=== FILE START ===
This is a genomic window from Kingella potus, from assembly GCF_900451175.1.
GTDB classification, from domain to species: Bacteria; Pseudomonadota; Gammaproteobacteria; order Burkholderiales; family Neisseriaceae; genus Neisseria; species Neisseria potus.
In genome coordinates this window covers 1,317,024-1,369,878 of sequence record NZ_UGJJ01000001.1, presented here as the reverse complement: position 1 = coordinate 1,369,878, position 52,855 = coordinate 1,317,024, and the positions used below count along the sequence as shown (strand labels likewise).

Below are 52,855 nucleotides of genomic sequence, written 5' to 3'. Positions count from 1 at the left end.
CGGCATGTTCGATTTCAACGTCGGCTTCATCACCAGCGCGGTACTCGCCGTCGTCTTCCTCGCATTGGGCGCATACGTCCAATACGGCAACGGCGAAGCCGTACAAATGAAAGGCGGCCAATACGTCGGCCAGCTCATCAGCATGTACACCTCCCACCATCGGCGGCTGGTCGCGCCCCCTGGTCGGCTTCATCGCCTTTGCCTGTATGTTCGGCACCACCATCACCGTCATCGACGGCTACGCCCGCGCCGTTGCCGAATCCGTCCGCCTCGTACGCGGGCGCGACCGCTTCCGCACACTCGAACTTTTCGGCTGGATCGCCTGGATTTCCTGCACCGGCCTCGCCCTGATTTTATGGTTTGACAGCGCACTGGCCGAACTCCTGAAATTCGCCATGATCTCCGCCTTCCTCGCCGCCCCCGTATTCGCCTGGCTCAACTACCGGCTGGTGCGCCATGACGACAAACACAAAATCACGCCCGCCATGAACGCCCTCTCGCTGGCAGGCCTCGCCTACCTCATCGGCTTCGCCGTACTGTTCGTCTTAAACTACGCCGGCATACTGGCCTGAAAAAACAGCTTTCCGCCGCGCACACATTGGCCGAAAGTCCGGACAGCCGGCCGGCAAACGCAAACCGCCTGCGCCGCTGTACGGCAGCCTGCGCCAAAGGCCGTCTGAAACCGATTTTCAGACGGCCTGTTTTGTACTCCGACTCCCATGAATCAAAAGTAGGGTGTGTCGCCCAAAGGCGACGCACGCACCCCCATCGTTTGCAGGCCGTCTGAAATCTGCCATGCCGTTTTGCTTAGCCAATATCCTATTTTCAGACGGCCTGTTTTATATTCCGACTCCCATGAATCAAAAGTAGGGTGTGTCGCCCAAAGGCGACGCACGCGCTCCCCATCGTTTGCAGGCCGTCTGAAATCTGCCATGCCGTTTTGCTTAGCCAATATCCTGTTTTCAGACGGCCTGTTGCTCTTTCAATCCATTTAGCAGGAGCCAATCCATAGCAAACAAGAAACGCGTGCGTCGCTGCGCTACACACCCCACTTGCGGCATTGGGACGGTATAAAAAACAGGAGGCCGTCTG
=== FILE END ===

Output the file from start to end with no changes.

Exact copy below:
This is a genomic window from Kingella potus, from assembly GCF_900451175.1.
GTDB classification, from domain to species: Bacteria; Pseudomonadota; Gammaproteobacteria; order Burkholderiales; family Neisseriaceae; genus Neisseria; species Neisseria potus.
In genome coordinates this window covers 1,317,024-1,369,878 of sequence record NZ_UGJJ01000001.1, presented here as the reverse complement: position 1 = coordinate 1,369,878, position 52,855 = coordinate 1,317,024, and the positions used below count along the sequence as shown (strand labels likewise).

Below are 52,855 nucleotides of genomic sequence, written 5' to 3'. Positions count from 1 at the left end.
CGGCATGTTCGATTTCAACGTCGGCTTCATCACCAGCGCGGTACTCGCCGTCGTCTTCCTCGCATTGGGCGCATACGTCCAATACGGCAACGGCGAAGCCGTACAAATGAAAGGCGGCCAATACGTCGGCCAGCTCATCAGCATGTACACCTCCCACCATCGGCGGCTGGTCGCGCCCCCTGGTCGGCTTCATCGCCTTTGCCTGTATGTTCGGCACCACCATCACCGTCATCGACGGCTACGCCCGCGCCGTTGCCGAATCCGTCCGCCTCGTACGCGGGCGCGACCGCTTCCGCACACTCGAACTTTTCGGCTGGATCGCCTGGATTTCCTGCACCGGCCTCGCCCTGATTTTATGGTTTGACAGCGCACTGGCCGAACTCCTGAAATTCGCCATGATCTCCGCCTTCCTCGCCGCCCCCGTATTCGCCTGGCTCAACTACCGGCTGGTGCGCCATGACGACAAACACAAAATCACGCCCGCCATGAACGCCCTCTCGCTGGCAGGCCTCGCCTACCTCATCGGCTTCGCCGTACTGTTCGTCTTAAACTACGCCGGCATACTGGCCTGAAAAAACAGCTTTCCGCCGCGCACACATTGGCCGAAAGTCCGGACAGCCGGCCGGCAAACGCAAACCGCCTGCGCCGCTGTACGGCAGCCTGCGCCAAAGGCCGTCTGAAACCGATTTTCAGACGGCCTGTTTTGTACTCCGACTCCCATGAATCAAAAGTAGGGTGTGTCGCCCAAAGGCGACGCACGCACCCCCATCGTTTGCAGGCCGTCTGAAATCTGCCATGCCGTTTTGCTTAGCCAATATCCTATTTTCAGACGGCCTGTTTTATATTCCGACTCCCATGAATCAAAAGTAGGGTGTGTCGCCCAAAGGCGACGCACGCGCTCCCCATCGTTTGCAGGCCGTCTGAAATCTGCCATGCCGTTTTGCTTAGCCAATATCCTGTTTTCAGACGGCCTGTTGCTCTTTCAATCCATTTAGCAGGAGCCAATCCATAGCAAACAAGAAACGCGTGCGTCGCTGCGCTACACACCCCACTTGCGGCATTGGGACGGTATAAAAAACAGGAGGCCGTCTG